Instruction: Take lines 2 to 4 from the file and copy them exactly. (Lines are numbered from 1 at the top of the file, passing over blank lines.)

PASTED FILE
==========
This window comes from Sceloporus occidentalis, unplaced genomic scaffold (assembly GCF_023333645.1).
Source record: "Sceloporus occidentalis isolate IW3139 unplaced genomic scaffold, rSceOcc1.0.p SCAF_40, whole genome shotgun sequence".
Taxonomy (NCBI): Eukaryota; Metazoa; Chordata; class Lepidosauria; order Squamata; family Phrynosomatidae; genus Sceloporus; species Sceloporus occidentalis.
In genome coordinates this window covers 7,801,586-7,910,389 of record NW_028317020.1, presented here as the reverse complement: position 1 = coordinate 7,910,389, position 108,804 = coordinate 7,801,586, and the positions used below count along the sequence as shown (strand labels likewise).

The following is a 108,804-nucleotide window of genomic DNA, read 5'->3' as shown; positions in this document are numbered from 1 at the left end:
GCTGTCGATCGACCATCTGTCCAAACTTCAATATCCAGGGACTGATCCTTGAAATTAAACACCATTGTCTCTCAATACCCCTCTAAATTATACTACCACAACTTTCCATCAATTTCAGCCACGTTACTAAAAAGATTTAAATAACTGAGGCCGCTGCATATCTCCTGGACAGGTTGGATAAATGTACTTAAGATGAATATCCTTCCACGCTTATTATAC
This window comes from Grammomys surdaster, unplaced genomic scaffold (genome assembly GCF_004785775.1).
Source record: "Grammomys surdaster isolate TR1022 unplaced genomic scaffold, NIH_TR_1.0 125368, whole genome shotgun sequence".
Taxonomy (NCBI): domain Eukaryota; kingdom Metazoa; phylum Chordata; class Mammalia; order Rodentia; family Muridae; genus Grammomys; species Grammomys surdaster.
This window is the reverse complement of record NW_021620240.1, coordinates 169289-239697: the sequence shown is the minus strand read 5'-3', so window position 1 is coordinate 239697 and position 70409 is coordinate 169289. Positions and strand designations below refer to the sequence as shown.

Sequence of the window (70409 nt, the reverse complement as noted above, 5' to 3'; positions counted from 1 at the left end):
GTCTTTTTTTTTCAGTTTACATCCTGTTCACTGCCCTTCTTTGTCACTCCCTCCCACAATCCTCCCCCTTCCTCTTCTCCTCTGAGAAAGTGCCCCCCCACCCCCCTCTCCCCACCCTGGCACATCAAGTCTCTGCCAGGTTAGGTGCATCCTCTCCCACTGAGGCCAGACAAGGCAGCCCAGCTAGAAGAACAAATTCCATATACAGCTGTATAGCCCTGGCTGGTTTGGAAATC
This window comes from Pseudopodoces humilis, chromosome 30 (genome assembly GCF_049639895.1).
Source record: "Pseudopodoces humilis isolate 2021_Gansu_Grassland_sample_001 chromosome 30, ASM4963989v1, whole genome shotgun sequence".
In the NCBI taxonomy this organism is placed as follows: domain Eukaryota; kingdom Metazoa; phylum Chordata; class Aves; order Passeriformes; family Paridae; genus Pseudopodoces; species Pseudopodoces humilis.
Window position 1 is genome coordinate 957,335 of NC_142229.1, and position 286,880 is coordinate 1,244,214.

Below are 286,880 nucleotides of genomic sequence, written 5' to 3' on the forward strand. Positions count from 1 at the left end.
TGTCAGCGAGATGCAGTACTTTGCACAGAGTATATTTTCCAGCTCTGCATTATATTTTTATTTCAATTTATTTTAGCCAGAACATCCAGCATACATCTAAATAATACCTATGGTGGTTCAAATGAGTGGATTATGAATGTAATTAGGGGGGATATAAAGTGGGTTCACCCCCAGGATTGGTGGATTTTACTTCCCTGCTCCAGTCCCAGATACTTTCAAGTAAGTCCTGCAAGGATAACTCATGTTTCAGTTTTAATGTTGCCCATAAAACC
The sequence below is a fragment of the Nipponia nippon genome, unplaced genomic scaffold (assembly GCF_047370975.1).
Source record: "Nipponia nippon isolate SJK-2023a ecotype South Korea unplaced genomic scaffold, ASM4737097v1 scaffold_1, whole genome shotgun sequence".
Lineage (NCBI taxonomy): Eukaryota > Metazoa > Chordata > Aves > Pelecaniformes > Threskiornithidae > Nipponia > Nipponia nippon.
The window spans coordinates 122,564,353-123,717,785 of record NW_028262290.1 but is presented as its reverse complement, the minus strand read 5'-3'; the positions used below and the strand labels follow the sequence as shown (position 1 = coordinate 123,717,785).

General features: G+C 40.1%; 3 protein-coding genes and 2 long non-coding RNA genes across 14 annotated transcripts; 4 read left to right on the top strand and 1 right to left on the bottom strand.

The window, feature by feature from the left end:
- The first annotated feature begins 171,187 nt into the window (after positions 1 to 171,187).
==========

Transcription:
Source record: "Sceloporus occidentalis isolate IW3139 unplaced genomic scaffold, rSceOcc1.0.p SCAF_40, whole genome shotgun sequence".
Taxonomy (NCBI): Eukaryota; Metazoa; Chordata; class Lepidosauria; order Squamata; family Phrynosomatidae; genus Sceloporus; species Sceloporus occidentalis.
In genome coordinates this window covers 7,801,586-7,910,389 of record NW_028317020.1, presented here as the reverse complement: position 1 = coordinate 7,910,389, position 108,804 = coordinate 7,801,586, and the positions used below count along the sequence as shown (strand labels likewise).